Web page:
Honda is reportedly considering tweaking its global supply chain to create a firm distinction between the Chinese and global markets. While the whole world has seen production stymied by restrictive protocols introduced in response to COVID-19, the Chinese Communist Party has retained a zero-tolerance policy that appears to have totally upended its economy and resulted in continued factory stalls. That's bad news for several Japanese automakers that have stepped up their reliance on Chinese production.
Last year, roughly 40 percent of Honda's automotive production (which includes part sourcing) came through China. This year, the company is allegedly wondering how to tear itself away from the market without losing the ability to sell cars to its massive population.
It’s often hard to remove an ingredient after the cake’s emerged from the oven. Because of this, news of Kobe Steel’s falsified inspection reports no doubt came with a fair bit of nervous collar tugging for executives at several automakers.
The Japanese company, which has subsidiaries in numerous countries, is a go-to supplier for the automotive and aircraft industries, providing steel, copper and aluminum components to companies as diverse as Ford and Boeing. Last week, Kobe admitted to selling substandard (or suspected substandard) materials to 500 companies, among them Ford, Volvo, Toyota, Honda, Nissan, Mitsubishi, and possibly Mazda.
Oh, and Mercedes-Benz, Tesla, General Motors, Hyundai, and Renault.
Maybe you’ve heard of them.
If you’re worried that your corroded subframe will one day eject your car’s engine or suspension components like a spent hull from an Ithaca pump, the future holds promise. (Though you should still get that undercarriage checked out.)
Ford Motor Company, working with mega supplier Magna International, has developed a prototype vehicle subframe made of carbon fiber-reinforced composites. The goal is to one day offer a subframe that’s impervious to rust, while reducing weight and complexity.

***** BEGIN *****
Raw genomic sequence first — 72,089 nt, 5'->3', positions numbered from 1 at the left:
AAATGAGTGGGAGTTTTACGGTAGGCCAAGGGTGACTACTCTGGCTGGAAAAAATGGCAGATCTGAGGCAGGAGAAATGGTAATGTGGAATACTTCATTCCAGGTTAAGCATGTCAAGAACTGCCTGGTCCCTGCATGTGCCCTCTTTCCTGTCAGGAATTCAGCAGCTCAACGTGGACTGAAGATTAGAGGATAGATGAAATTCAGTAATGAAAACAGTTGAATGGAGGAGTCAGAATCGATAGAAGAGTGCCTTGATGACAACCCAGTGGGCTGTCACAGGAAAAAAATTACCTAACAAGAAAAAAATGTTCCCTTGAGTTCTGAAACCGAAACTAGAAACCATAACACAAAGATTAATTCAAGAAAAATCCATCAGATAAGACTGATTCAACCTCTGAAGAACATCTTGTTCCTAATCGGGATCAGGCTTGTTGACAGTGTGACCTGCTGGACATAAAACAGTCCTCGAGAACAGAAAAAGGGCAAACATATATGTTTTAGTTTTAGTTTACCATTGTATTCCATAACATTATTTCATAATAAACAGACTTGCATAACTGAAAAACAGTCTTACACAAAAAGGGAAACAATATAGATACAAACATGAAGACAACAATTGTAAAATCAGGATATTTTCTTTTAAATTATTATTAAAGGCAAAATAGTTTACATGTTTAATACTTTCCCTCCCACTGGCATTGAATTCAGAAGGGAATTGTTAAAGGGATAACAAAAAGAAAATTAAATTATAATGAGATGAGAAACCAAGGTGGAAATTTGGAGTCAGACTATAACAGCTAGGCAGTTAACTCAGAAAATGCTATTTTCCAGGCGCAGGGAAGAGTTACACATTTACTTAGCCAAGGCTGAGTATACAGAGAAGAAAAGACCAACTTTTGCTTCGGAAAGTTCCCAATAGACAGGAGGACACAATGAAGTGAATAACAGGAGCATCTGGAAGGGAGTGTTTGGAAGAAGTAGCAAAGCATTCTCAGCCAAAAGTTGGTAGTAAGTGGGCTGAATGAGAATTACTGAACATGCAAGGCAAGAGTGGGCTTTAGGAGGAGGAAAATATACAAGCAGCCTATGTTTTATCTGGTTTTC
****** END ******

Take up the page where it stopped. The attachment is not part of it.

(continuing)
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- TheMrFreeze This new 500e is selling really well in Europe, but here in the US the demographic that would be interested in a car like this is definitely in the minority. At $33K for this upscale model is a tough sell but hopefully incentives will come into play to make this a much more appealing option for those looking for a funky daily driver or a practical second car for the family
- ToolGuy "EVs tend to be less efficient at higher speeds on highways than commuting around town. It’s also important to note that where you live and how you drive can have an outsized impact on range, as people with lead feet or those living in colder climates may find a significant drop in range."• Let's not forget elevation changes!Signed, Captain Obvious 🙂
- Probert The EPA estimate is just that. Of course weather and driving habits affect the range. This is not news. The EPA tests on a combined cycle, so just running at 70 is not what the EPA numbers reflect. That said, my EV - a humble KIA Niro, freequently exceeds estimates, even on long highway runs. If most of your driving is local and stop and go, you can expect a range around 20% above estimates. The important thing is that the range estimation that the car gives you, is accurate, as it reflects your actual driver habits. Also, even with winter drops, or high speed runs, an EV is about 400% more efficient than an ICE.
- ToolGuy Telluride killer
- Ollicat And I don't think this test included changes in the weather which can affect range another 15 - 20%. Plus, I understand that it is very bad for the battery to run it down to zero. From my research on battery longevity, one is supposed to keep their battery from 20% to 80 or 90%. So in effect, one only really has at most, 70% of the posted range on an EV, if they want to preserve the life of their battery. And the ultra quick chargers are also supposed to be used sparingly. Hmmm.